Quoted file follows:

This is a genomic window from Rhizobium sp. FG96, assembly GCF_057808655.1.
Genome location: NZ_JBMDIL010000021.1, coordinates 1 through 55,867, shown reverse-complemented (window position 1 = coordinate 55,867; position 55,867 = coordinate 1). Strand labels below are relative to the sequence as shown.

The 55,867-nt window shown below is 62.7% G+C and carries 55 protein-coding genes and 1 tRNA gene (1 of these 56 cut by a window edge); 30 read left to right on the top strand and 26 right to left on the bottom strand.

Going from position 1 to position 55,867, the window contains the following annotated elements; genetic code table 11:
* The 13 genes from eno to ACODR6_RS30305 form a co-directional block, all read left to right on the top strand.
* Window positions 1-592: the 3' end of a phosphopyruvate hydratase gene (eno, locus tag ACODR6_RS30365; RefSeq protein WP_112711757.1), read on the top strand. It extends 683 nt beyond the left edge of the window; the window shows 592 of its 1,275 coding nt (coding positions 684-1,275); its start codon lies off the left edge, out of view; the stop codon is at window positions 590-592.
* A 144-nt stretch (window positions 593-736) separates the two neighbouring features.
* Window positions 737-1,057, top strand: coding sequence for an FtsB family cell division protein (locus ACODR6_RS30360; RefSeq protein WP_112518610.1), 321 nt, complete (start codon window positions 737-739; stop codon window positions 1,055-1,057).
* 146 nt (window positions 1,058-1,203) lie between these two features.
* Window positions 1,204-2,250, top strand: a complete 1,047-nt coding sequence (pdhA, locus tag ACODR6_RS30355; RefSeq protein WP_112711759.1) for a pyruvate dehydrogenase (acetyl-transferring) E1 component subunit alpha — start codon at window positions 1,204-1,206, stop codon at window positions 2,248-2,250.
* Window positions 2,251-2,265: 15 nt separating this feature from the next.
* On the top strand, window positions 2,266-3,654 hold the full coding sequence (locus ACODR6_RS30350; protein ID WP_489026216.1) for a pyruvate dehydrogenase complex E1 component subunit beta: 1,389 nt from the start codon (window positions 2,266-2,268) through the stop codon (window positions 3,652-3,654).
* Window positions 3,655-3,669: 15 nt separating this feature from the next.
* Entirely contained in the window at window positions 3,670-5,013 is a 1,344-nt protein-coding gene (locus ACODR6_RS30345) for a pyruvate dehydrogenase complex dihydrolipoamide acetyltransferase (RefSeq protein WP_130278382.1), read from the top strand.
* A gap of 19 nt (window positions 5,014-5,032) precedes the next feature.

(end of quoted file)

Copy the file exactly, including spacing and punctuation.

This is a genomic window from Rhizobium sp. FG96, assembly GCF_057808655.1.
Genome location: NZ_JBMDIL010000021.1, coordinates 1 through 55,867, shown reverse-complemented (window position 1 = coordinate 55,867; position 55,867 = coordinate 1). Strand labels below are relative to the sequence as shown.

The 55,867-nt window shown below is 62.7% G+C and carries 55 protein-coding genes and 1 tRNA gene (1 of these 56 cut by a window edge); 30 read left to right on the top strand and 26 right to left on the bottom strand.

Going from position 1 to position 55,867, the window contains the following annotated elements; genetic code table 11:
* The 13 genes from eno to ACODR6_RS30305 form a co-directional block, all read left to right on the top strand.
* Window positions 1-592: the 3' end of a phosphopyruvate hydratase gene (eno, locus tag ACODR6_RS30365; RefSeq protein WP_112711757.1), read on the top strand. It extends 683 nt beyond the left edge of the window; the window shows 592 of its 1,275 coding nt (coding positions 684-1,275); its start codon lies off the left edge, out of view; the stop codon is at window positions 590-592.
* A 144-nt stretch (window positions 593-736) separates the two neighbouring features.
* Window positions 737-1,057, top strand: coding sequence for an FtsB family cell division protein (locus ACODR6_RS30360; RefSeq protein WP_112518610.1), 321 nt, complete (start codon window positions 737-739; stop codon window positions 1,055-1,057).
* 146 nt (window positions 1,058-1,203) lie between these two features.
* Window positions 1,204-2,250, top strand: a complete 1,047-nt coding sequence (pdhA, locus tag ACODR6_RS30355; RefSeq protein WP_112711759.1) for a pyruvate dehydrogenase (acetyl-transferring) E1 component subunit alpha — start codon at window positions 1,204-1,206, stop codon at window positions 2,248-2,250.
* Window positions 2,251-2,265: 15 nt separating this feature from the next.
* On the top strand, window positions 2,266-3,654 hold the full coding sequence (locus ACODR6_RS30350; protein ID WP_489026216.1) for a pyruvate dehydrogenase complex E1 component subunit beta: 1,389 nt from the start codon (window positions 2,266-2,268) through the stop codon (window positions 3,652-3,654).
* Window positions 3,655-3,669: 15 nt separating this feature from the next.
* Entirely contained in the window at window positions 3,670-5,013 is a 1,344-nt protein-coding gene (locus ACODR6_RS30345) for a pyruvate dehydrogenase complex dihydrolipoamide acetyltransferase (RefSeq protein WP_130278382.1), read from the top strand.
* A gap of 19 nt (window positions 5,014-5,032) precedes the next feature.